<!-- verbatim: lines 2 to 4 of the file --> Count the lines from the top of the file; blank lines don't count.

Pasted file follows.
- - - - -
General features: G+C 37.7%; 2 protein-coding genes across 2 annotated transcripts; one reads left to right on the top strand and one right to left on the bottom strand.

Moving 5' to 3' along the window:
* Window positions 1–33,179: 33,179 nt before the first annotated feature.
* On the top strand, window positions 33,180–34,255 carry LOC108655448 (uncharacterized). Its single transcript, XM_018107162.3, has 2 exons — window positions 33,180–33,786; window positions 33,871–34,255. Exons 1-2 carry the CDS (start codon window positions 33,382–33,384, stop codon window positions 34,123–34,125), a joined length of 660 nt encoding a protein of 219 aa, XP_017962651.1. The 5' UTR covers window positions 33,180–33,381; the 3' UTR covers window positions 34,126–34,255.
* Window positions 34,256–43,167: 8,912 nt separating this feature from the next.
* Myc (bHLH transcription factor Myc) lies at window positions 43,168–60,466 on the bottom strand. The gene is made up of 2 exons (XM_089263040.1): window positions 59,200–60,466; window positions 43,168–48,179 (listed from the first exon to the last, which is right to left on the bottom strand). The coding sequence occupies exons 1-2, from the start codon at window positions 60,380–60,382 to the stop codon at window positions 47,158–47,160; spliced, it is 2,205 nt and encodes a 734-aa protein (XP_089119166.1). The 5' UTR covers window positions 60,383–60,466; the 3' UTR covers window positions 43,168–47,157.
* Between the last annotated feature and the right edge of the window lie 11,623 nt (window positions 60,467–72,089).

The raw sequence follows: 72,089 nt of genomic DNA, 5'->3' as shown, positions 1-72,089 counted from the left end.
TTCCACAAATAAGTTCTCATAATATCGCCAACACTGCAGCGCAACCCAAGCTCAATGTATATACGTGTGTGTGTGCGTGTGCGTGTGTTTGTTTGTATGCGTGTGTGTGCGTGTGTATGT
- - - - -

Moving 5' to 3' along the window:
* Window positions 1–33,179: 33,179 nt before the first annotated feature.
* On the top strand, window positions 33,180–34,255 carry LOC108655448 (uncharacterized). Its single transcript, XM_018107162.3, has 2 exons — window positions 33,180–33,786; window positions 33,871–34,255. Exons 1-2 carry the CDS (start codon window positions 33,382–33,384, stop codon window positions 34,123–34,125), a joined length of 660 nt encoding a protein of 219 aa, XP_017962651.1. The 5' UTR covers window positions 33,180–33,381; the 3' UTR covers window positions 34,126–34,255.